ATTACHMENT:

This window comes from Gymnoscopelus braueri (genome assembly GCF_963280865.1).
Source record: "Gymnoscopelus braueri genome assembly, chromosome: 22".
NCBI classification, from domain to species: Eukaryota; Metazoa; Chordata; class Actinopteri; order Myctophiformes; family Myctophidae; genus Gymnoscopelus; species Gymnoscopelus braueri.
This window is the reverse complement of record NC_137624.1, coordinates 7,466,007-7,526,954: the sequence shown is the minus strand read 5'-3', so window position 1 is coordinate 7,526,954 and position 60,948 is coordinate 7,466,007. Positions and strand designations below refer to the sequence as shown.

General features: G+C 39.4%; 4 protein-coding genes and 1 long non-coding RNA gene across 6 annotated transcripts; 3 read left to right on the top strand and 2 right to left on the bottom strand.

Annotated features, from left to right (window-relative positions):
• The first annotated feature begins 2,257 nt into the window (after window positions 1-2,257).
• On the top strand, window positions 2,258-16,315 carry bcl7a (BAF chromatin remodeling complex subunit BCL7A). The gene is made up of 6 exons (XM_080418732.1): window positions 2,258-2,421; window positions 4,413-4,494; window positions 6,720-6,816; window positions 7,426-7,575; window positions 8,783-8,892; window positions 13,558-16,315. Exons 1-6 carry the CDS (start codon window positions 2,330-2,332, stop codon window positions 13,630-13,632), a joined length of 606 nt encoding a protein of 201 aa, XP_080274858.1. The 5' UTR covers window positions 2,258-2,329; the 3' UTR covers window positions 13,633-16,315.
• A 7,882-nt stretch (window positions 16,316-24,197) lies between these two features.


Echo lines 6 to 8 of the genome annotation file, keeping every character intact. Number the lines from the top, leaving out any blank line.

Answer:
Annotated features, from left to right (window-relative positions):
• The first annotated feature begins 2,257 nt into the window (after window positions 1-2,257).
• On the top strand, window positions 2,258-16,315 carry bcl7a (BAF chromatin remodeling complex subunit BCL7A). The gene is made up of 6 exons (XM_080418732.1): window positions 2,258-2,421; window positions 4,413-4,494; window positions 6,720-6,816; window positions 7,426-7,575; window positions 8,783-8,892; window positions 13,558-16,315. Exons 1-6 carry the CDS (start codon window positions 2,330-2,332, stop codon window positions 13,630-13,632), a joined length of 606 nt encoding a protein of 201 aa, XP_080274858.1. The 5' UTR covers window positions 2,258-2,329; the 3' UTR covers window positions 13,633-16,315.